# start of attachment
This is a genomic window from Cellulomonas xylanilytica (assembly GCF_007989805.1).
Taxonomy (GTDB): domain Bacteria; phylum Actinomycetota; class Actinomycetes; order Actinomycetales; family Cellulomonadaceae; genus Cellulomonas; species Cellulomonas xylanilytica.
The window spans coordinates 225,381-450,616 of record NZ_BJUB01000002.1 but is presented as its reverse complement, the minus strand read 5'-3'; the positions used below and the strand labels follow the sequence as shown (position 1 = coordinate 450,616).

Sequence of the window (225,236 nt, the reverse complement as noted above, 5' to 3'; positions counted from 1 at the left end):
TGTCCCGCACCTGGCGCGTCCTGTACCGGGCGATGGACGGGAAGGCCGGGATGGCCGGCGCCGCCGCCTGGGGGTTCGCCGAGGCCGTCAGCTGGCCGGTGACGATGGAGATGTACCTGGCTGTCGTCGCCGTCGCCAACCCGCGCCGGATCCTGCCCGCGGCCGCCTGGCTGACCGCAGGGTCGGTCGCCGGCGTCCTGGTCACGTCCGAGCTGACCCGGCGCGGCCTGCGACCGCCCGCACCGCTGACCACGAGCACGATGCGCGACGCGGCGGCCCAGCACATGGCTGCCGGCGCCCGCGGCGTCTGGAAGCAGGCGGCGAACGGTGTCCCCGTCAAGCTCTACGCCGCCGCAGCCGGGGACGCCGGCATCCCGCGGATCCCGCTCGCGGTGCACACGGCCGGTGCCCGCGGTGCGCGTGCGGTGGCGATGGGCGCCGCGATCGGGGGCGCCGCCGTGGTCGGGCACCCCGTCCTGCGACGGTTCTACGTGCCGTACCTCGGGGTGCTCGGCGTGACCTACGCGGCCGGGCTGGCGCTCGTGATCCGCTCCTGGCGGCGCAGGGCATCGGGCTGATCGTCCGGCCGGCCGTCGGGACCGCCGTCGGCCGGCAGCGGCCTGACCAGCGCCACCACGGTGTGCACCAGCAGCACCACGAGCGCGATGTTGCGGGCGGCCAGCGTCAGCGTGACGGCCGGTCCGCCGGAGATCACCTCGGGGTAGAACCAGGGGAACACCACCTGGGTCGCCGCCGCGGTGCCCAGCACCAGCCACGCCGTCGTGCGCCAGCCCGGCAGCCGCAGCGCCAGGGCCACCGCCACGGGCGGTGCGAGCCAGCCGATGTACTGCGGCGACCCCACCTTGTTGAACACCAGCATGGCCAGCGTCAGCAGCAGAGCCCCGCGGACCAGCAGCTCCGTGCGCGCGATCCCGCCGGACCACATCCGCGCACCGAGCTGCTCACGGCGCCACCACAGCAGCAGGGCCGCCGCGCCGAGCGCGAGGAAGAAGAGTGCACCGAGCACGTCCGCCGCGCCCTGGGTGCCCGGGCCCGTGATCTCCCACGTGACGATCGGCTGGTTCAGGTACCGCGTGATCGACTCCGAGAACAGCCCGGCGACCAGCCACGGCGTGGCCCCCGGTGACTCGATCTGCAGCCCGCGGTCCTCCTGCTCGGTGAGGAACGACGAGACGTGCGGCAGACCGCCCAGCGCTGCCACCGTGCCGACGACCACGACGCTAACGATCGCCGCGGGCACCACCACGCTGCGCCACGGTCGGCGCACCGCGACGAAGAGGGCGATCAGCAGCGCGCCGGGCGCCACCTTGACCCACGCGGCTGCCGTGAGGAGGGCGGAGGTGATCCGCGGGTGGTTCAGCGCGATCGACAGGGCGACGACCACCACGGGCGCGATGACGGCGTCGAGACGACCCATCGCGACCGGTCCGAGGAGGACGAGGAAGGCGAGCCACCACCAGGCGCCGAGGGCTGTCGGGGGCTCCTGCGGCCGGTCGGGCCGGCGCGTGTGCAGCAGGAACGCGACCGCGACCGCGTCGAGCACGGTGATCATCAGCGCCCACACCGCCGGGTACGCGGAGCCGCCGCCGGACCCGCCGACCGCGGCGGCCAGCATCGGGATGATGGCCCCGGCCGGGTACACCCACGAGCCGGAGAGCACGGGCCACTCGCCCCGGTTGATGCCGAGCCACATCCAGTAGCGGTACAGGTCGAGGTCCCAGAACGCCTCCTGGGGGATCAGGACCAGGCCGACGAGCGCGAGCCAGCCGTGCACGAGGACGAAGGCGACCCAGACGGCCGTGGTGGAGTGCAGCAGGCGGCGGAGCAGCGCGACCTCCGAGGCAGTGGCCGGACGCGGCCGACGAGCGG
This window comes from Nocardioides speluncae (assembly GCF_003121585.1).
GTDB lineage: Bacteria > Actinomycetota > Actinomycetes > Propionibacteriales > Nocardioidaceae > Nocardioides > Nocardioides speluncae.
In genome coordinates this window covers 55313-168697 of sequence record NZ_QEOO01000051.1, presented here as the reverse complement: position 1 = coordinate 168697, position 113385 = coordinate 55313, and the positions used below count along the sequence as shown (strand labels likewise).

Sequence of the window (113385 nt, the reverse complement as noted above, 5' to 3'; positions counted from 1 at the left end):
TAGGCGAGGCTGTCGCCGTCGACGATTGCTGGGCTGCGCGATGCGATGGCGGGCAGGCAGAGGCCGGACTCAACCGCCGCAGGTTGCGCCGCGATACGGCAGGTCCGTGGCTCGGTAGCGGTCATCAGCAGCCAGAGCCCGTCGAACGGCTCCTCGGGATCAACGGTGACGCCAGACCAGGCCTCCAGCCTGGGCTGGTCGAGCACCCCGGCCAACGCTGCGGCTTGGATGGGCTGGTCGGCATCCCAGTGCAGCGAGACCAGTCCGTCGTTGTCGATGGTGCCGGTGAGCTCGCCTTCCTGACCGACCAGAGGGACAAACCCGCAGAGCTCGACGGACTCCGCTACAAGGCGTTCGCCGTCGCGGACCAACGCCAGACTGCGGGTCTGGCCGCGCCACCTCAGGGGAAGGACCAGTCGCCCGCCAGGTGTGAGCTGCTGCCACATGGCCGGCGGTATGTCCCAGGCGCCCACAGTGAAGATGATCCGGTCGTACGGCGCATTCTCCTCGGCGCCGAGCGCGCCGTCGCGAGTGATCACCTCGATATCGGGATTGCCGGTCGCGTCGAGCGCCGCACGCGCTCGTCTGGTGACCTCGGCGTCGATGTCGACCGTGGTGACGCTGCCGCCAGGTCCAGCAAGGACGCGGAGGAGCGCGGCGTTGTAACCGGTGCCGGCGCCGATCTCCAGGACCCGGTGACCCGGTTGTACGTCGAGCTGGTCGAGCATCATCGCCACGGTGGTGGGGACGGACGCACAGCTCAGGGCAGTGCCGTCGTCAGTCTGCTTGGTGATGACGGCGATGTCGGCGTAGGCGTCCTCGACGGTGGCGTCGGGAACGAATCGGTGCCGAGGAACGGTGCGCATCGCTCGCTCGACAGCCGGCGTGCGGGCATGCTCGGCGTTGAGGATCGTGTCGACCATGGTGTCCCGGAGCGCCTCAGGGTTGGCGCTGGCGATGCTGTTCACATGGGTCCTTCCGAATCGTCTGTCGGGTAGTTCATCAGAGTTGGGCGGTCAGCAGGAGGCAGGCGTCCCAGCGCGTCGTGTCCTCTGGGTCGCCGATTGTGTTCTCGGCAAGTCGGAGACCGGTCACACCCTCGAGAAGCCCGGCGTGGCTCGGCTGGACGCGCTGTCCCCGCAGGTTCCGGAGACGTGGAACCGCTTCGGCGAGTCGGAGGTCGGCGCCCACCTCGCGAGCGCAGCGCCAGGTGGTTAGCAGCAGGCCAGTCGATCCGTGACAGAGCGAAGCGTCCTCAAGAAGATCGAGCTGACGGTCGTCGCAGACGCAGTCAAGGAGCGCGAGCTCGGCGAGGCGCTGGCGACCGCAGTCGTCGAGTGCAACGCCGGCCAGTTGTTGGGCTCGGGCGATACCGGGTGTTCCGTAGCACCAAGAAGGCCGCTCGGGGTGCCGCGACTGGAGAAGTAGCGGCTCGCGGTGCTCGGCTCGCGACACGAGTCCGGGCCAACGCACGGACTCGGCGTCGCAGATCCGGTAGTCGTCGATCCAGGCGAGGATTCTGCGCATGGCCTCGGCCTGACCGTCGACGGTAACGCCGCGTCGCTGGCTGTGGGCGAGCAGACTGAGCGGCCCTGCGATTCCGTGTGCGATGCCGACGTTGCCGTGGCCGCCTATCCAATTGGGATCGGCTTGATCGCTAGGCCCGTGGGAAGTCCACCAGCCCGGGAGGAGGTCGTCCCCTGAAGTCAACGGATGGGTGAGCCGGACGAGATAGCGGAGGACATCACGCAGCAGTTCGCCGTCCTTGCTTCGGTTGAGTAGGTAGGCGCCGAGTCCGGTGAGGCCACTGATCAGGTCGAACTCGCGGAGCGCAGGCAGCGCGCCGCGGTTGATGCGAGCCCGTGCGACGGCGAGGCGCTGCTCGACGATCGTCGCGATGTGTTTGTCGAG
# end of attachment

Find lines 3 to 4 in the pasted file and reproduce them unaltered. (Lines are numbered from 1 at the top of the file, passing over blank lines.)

The window spans coordinates 225,381-450,616 of record NZ_BJUB01000002.1 but is presented as its reverse complement, the minus strand read 5'-3'; the positions used below and the strand labels follow the sequence as shown (position 1 = coordinate 450,616).

Sequence of the window (225,236 nt, the reverse complement as noted above, 5' to 3'; positions counted from 1 at the left end):